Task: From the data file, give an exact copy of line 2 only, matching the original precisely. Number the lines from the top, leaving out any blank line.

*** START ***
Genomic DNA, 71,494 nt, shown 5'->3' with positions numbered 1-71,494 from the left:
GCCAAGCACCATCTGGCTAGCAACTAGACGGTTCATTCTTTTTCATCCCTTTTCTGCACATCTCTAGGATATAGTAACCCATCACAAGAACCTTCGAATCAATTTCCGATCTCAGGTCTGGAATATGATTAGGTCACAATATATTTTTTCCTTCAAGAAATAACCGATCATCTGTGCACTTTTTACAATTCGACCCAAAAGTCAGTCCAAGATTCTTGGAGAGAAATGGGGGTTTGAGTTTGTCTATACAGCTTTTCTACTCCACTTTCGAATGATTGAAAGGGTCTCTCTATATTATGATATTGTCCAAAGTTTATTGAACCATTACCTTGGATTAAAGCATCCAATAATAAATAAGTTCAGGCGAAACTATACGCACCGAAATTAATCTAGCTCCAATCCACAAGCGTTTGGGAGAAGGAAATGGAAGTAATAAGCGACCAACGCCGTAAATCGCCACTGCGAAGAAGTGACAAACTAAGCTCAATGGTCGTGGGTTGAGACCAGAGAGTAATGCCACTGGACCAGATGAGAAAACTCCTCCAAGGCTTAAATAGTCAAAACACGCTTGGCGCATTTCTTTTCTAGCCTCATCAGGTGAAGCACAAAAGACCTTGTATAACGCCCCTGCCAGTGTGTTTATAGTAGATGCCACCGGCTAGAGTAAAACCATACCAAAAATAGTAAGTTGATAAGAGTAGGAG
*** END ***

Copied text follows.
GCCAAGCACCATCTGGCTAGCAACTAGACGGTTCATTCTTTTTCATCCCTTTTCTGCACATCTCTAGGATATAGTAACCCATCACAAGAACCTTCGAATCAATTTCCGATCTCAGGTCTGGAATATGATTAGGTCACAATATATTTTTTCCTTCAAGAAATAACCGATCATCTGTGCACTTTTTACAATTCGACCCAAAAGTCAGTCCAAGATTCTTGGAGAGAAATGGGGGTTTGAGTTTGTCTATACAGCTTTTCTACTCCACTTTCGAATGATTGAAAGGGTCTCTCTATATTATGATATTGTCCAAAGTTTATTGAACCATTACCTTGGATTAAAGCATCCAATAATAAATAAGTTCAGGCGAAACTATACGCACCGAAATTAATCTAGCTCCAATCCACAAGCGTTTGGGAGAAGGAAATGGAAGTAATAAGCGACCAACGCCGTAAATCGCCACTGCGAAGAAGTGACAAACTAAGCTCAATGGTCGTGGGTTGAGACCAGAGAGTAATGCCACTGGACCAGATGAGAAAACTCCTCCAAGGCTTAAATAGTCAAAACACGCTTGGCGCATTTCTTTTCTAGCCTCATCAGGTGAAGCACAAAAGACCTTGTATAACGCCCCTGCCAGTGTGTTTATAGTAGATGCCACCGGCTAGAGTAAAACCATACCAAAAATAGTAAGTTGATAAGAGTAGGAG